A former DeKalb County police sergeant was found guilty Friday of ordering the beatings of several teenage suspects.
Anthony R. Robinson, 49, was convicted on two counts of felony violation of oath of office, three misdemeanor counts of simple assault and one misdemeanor count of simple battery. A mistrial was declared on four other counts after the jury was able to reach a unanimous verdict.
Sentencing is scheduled for Tuesday. Robinson — who had faced up to 150 years if convicted on all charges — now faces up to 14 years in prison.
The case against Robinson stemmed from a November 2011 incident at police headquarters involving former officers Blake Norwood and Arthur Parker, who pleaded guilty last month to lesser charges in exchange for testifying against their former supervisor. Travarrius Williams, who was in custody over a suspected burglary, spotted Parker in the police station and accused him of wrongly arresting his brother.
Robinson overheard Williams and told the 18-year-old suspect, “We don’t let people disrespect us like that in our house,” DeKalb Assistant District Attorney Buffy Thomas said in her opening statement.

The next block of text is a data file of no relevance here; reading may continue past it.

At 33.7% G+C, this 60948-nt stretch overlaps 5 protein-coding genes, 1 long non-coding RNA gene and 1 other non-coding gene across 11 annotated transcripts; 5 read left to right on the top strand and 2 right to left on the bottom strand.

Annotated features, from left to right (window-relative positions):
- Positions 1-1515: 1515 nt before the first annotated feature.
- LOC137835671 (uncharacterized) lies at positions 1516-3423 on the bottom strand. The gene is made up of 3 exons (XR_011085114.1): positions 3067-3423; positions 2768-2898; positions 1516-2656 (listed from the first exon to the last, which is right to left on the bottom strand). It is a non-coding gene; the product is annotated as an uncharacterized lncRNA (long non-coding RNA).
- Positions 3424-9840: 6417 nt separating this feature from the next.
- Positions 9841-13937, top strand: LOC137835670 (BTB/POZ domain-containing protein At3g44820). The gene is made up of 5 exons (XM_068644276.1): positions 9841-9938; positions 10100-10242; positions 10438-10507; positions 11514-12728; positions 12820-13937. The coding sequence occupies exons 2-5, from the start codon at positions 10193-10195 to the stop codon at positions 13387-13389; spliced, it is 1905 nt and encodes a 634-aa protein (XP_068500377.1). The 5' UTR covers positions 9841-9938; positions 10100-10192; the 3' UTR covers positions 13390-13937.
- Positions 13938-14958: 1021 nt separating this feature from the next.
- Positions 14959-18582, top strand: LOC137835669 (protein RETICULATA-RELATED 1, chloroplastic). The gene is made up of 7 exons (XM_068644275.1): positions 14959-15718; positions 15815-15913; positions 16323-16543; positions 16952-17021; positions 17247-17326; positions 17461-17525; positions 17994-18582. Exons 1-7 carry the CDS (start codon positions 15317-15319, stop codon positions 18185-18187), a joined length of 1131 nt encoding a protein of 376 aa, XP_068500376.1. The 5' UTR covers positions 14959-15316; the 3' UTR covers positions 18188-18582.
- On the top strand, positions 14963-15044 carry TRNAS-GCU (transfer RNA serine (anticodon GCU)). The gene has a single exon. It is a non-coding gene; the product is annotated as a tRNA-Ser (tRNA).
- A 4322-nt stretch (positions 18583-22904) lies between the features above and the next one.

According to Thomas, Robinson then ordered Norwood and Parker to, “take (Williams) behind the shed and tighten him up.” The shed refers to the area where officers parked their off-duty vehicles.
Parker interpreted that as a command to “beat him up,” the prosecutor said.
Another officer spotted the beating and reported it to his commanding officer. An internal affairs investigation was promptly opened during which Robinson was alleged to have fed Norwood and Parker a narrative accusing Williams, the suspect, of spitting on them.
Norwood eventually turned on Robinson and later told prosecutors about a 2010 incident involving three teens, ages 15 and 16, suspected in a car theft. Norwood said he and Parker, along with another officer, were ordered to handcuff the teens and beat them.
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